NIH Research Festival
TAR DNA-binding protein 43 (TDP-43) cytosolic aggregates have been implicated in a host of neurodegenerative diseases such as amyotrophic lateral sclerosis and frontotemporal lobar dementia. Under healthy conditions, TDP-43 is an ubiquitously expressed RNA-binding protein which is primarily located in the nucleus. The mechanism of TDP-43 pathology, going from a functional nuclear protein to an aggregated cytoplasmic inclusion, remains poorly understood. Understanding this process is critical to developing effective therapeutics. In this work, the subcellular distribution equilibrium of TDP-43 is controlled in a spatiotemporal manner through the genetic incorporation of a photocleavable protein, PhoCl. Upon illumination with cellular compatible violet light (Œª = 400 nm), the PhoCl protein undergoes a structural rearrangement to generate disease-related N-terminally truncated TDP-43 variants. The position of the truncation is based on the placement of PhoCl in the TDP-43 sequence. Photocleavable TDP-43 constructs were transfected and expressed in HEK293-T cells. Light exposure generates truncations lacking an N-terminal nuclear localization sequence, shifting TDP-43 equilibrium towards the cytosol. Cells are tracked via timelapse confocal fluorescence microscopy, and the cellular distribution of TDP-43 is quantified by cellular fractionation and western blot. Spatial control over the in cellulo generation of truncations facilitates the probing of biological mechanisms of TDP-43 translocation that are not possible by traditional methods.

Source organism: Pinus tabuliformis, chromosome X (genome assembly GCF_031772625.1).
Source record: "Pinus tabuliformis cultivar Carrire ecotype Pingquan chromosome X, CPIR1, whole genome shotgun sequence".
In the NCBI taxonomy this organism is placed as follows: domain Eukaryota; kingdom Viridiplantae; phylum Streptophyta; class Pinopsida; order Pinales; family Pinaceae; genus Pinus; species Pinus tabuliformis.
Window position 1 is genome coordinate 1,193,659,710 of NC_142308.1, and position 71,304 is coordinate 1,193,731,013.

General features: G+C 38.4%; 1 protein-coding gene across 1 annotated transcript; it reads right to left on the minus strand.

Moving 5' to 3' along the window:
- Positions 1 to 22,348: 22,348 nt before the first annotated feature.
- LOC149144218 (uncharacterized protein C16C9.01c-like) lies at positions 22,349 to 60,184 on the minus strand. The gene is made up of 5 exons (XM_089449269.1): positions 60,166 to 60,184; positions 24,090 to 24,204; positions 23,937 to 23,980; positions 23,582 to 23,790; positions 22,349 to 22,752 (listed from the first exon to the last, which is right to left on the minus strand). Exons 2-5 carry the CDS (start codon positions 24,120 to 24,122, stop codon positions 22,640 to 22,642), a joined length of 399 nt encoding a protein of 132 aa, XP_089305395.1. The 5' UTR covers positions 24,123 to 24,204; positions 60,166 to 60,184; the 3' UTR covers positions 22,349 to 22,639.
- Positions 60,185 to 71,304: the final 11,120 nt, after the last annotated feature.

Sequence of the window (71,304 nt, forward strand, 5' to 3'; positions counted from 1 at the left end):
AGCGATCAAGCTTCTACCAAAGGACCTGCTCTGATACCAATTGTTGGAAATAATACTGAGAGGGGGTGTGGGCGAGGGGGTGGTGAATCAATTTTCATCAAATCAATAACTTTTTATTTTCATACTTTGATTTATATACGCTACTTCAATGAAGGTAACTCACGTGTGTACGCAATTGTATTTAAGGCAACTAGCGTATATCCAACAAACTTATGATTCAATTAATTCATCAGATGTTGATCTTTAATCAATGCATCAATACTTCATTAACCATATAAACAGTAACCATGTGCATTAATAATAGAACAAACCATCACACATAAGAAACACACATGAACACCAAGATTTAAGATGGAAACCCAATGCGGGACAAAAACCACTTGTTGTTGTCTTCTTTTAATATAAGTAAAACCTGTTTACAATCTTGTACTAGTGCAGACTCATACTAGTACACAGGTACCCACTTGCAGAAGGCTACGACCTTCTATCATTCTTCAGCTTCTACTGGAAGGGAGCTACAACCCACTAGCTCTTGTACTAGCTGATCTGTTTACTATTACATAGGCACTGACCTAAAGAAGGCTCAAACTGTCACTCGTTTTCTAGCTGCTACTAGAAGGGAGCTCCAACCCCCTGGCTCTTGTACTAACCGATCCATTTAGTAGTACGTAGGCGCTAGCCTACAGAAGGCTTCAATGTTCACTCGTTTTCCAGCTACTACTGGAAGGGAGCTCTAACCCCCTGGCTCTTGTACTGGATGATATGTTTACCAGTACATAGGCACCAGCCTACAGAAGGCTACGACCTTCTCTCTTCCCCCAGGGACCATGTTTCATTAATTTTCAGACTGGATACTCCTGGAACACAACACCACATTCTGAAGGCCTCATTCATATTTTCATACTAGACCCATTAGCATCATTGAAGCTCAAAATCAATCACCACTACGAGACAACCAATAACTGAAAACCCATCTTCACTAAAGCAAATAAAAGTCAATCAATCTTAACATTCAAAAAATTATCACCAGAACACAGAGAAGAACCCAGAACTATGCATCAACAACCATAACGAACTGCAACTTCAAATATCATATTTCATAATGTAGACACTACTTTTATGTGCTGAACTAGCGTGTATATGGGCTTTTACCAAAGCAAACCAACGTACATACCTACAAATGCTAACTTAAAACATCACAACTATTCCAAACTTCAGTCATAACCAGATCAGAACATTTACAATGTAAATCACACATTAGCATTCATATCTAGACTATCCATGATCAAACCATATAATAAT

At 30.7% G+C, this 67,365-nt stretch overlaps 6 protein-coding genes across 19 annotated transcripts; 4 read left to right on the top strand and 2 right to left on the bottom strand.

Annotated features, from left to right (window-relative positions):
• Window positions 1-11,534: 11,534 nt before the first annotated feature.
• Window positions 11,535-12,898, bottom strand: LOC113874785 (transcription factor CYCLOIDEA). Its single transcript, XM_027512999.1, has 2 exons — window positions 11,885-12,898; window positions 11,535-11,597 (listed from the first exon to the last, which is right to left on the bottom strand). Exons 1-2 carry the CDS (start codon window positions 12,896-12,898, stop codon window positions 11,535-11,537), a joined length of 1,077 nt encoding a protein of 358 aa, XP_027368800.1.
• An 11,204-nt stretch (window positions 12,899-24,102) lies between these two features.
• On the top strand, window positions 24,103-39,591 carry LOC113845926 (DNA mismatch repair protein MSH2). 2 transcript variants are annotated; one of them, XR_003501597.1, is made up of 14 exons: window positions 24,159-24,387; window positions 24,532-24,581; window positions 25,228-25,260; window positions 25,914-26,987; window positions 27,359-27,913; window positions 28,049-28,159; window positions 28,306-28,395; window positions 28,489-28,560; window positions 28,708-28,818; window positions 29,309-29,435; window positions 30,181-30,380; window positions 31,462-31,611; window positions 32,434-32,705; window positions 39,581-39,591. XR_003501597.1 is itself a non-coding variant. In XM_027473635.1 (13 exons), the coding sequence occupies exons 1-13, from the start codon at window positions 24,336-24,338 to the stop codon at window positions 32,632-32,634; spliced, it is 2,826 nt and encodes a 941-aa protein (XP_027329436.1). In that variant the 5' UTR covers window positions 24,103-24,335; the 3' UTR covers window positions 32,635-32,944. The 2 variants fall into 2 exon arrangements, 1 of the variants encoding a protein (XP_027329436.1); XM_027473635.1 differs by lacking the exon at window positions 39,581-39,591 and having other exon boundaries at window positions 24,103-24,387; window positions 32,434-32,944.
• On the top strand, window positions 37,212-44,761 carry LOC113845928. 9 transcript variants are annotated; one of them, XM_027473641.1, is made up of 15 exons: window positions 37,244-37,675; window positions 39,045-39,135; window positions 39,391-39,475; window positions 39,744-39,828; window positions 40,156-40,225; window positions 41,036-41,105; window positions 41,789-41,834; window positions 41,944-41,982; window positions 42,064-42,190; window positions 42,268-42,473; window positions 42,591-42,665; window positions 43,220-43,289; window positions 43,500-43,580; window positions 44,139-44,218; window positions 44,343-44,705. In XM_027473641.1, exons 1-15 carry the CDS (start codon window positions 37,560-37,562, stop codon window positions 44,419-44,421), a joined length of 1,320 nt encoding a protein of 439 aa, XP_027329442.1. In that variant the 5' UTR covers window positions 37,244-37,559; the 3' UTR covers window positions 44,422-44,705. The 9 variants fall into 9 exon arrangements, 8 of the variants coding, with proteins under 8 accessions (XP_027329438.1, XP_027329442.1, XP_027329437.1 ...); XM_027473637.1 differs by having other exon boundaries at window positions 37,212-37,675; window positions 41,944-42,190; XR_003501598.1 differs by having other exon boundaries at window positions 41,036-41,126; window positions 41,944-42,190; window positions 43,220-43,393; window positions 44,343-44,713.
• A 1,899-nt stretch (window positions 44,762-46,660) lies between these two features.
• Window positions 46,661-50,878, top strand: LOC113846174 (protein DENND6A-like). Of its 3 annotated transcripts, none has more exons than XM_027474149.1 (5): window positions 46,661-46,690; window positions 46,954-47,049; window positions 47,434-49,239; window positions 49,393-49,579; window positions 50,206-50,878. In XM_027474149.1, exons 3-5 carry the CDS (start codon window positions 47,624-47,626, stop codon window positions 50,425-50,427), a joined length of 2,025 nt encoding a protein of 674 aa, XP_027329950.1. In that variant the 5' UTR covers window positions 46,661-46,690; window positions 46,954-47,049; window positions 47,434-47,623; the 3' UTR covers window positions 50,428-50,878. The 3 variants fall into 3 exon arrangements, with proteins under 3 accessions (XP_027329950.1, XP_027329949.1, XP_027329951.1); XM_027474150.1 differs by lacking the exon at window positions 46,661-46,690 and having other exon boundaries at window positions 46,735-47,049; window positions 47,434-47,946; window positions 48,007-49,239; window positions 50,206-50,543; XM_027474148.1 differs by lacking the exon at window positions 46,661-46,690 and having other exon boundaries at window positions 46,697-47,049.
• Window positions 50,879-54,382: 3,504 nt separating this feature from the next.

Scientific Focus Area: Biomedical Engineering and Biophysics
This page was last updated on Monday, September 25, 2023